If any actress has lived a Hollywood fairy tale the last two years, it has been Amy Adams whose Oscar nomination for low-budget film “Junebug” opened Disney’s gilded gates for her to star in fantasy “Enchanted.”
The movie, to debut on Nov. 21, stars Adams as young maiden Giselle whose evil soon-to-be stepmother, Queen Narissa (Susan Sarandon), tosses her out of the far away land of Andalasia and into New York’s bustling Times Square.
In a unique blend of old hand-drawn animation, new computer trickery and real-life action, “Enchanted” spoofs classic Disney cartoons such as “Cinderella” and “Sleeping Beauty.”
In the animated world of Andalasia, Adams is the voice of the singing Giselle and James Marsden is her charming Prince Edward, but in New York, the characters become real humans who are hopelessly naive about daily life in the Big Apple.
Edward journeys to New York to find his fair maiden, only to learn she has been rescued by a handsome attorney (Patrick Dempsey). They all, of course, learn the meaning of true love.
Adams, 33 with red hair and a milky complexion, was raised an Army brat in a family of seven kids. Like many girls, she says she longed to be a princess. Now she is, in “Enchanted.”
“I definitely used my imagination as an escape from the chaos of our household,” she told Reuters. “I would create fantastical stories and dreamed about being a ballerina (and) a fairy tale princess.”
Growing up, Adams sang and worked in musical theater, which gave her some confidence when she sang in the role of Giselle.
Rising starAfter coming to Hollywood, she toiled in television roles with parts on “Buffy the Vampire Slayer” and “The West Wing.”
But in 2005’s “Junebug,” Adams broke from the pack of Hollywood starlets in a role as a naive pregnant woman with a hopeful view of life. She earned an Oscar nomination for supporting actress and became an industry sensation.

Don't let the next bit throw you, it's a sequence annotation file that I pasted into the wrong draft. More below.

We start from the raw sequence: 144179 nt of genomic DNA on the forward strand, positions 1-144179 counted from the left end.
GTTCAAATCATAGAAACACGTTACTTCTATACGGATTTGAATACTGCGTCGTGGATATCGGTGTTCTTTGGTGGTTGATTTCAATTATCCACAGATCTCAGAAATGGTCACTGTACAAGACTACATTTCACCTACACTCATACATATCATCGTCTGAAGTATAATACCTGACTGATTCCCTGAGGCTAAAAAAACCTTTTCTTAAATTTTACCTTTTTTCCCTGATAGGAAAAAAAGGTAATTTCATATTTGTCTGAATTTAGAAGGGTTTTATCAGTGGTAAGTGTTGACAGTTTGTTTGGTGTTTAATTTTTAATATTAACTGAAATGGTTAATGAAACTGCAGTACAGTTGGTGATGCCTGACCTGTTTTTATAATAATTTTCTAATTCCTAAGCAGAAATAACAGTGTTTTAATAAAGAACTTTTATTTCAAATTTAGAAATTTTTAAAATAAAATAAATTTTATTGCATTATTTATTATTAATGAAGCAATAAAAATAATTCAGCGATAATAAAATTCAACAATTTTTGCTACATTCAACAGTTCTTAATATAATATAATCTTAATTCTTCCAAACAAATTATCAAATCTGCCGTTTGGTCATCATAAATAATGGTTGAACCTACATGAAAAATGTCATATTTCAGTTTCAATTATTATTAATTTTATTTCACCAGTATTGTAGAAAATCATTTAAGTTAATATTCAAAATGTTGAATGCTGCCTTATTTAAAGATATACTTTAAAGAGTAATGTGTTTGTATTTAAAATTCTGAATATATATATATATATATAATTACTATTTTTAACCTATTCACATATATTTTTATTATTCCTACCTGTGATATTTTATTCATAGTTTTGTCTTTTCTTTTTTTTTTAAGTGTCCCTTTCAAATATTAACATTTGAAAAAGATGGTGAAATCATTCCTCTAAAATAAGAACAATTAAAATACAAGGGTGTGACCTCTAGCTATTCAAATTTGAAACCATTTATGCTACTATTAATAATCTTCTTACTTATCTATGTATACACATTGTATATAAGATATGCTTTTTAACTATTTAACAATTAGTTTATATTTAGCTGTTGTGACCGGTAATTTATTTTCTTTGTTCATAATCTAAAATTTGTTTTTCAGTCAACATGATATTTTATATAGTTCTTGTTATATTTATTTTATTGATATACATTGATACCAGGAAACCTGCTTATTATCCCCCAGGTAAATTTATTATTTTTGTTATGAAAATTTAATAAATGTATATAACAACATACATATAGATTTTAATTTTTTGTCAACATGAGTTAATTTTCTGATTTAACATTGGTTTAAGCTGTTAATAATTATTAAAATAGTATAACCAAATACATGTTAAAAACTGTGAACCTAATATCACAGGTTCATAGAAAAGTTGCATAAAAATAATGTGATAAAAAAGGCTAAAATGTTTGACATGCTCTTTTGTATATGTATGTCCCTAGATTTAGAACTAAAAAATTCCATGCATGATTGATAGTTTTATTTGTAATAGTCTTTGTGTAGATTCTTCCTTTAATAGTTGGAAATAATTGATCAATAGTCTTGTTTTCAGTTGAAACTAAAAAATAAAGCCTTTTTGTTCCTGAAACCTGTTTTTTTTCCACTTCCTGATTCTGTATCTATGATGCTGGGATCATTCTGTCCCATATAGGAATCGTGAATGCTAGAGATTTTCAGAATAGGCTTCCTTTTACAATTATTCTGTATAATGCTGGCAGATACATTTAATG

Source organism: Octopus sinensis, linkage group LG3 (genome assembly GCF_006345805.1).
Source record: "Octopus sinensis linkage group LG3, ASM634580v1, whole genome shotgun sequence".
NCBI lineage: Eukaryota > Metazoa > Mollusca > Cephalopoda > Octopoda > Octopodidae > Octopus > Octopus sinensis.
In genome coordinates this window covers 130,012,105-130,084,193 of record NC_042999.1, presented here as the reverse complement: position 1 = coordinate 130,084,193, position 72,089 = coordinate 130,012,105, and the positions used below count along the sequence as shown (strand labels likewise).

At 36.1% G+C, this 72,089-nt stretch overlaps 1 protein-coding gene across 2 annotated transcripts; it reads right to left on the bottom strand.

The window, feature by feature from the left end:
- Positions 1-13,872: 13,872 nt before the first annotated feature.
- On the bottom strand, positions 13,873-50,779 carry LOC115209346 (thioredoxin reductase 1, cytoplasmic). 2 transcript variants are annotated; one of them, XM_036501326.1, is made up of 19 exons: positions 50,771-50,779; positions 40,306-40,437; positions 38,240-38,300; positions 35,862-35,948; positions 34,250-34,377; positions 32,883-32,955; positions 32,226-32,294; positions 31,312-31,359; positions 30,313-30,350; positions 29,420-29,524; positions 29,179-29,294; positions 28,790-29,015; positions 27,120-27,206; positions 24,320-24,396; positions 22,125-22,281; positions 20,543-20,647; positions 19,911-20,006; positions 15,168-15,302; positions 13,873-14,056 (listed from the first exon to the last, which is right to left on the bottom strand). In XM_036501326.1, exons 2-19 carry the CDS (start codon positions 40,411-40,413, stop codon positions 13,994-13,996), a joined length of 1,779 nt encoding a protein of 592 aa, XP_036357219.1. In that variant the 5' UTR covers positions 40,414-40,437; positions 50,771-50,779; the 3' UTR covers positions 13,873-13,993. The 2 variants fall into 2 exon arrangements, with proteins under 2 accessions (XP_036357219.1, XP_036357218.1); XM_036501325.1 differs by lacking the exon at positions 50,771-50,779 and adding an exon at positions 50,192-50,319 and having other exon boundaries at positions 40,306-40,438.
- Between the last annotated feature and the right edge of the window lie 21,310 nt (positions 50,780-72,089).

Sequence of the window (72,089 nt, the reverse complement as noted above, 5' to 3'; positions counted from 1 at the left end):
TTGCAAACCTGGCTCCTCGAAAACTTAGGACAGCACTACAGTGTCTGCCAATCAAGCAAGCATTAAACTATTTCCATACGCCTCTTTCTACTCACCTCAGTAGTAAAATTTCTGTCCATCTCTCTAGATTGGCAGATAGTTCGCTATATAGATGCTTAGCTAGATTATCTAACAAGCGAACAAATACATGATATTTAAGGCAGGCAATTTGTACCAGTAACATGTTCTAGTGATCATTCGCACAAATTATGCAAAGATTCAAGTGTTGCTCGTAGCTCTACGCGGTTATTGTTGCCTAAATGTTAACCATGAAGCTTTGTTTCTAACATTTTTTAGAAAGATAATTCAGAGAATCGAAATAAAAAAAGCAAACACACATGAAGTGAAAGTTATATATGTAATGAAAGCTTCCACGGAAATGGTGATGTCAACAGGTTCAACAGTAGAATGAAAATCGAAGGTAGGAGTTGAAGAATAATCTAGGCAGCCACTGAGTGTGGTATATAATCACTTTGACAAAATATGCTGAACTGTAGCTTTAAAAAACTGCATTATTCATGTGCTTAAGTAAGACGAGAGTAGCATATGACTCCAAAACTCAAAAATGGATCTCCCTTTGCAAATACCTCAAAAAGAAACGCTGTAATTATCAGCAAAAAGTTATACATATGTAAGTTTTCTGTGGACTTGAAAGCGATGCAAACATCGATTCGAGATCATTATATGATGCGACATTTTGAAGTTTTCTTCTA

During awards season that year, Adams said she experienced ups and downs. The media exposure was overwhelming, but meeting actors and actresses she had always admired and being treated as a peer was exhilarating and helpful.
“Once, Shirley MacLaine took my hand, looked me in the eye and said, ‘You have done something very important here,”’ Adams said. “You could have frozen me in that moment forever, and I would’ve been happy.”
She was nervous about the Oscars, but Julia Roberts told her to treat it like her favorite sporting event and have fun.
“I was able to embrace it and enjoy it for what it was, which was a great evening — having my boyfriend with me, wearing this fantastic dress and beautiful jewels,” she said.
Adams’ experience, talent and wide-eyed innocence won over the “Enchanted” filmmakers.
“She was able to capture every aspect of the Disney princess, right down to the voice, the poise, the way a princess sits, and she was able to keep that sense of wonder,” producer Barry Josephson told Reuters in an email.
But Adams is not stopping at princess. She co-stars in “Charlie Wilson’s War” this December, playing a congressional aide opposite Tom Hanks. After that come a couple of small, independent films such as “Miss Pettigrew Lives for a Day.”
“I just like to shake it up and do different things ... I want to be challenged, have fun and I want to fail sometimes,” she said. “It’ll be painful (but) I’ll learn. It used to be I would fail in private ways.”
Not anymore. She is a real Hollywood princess now.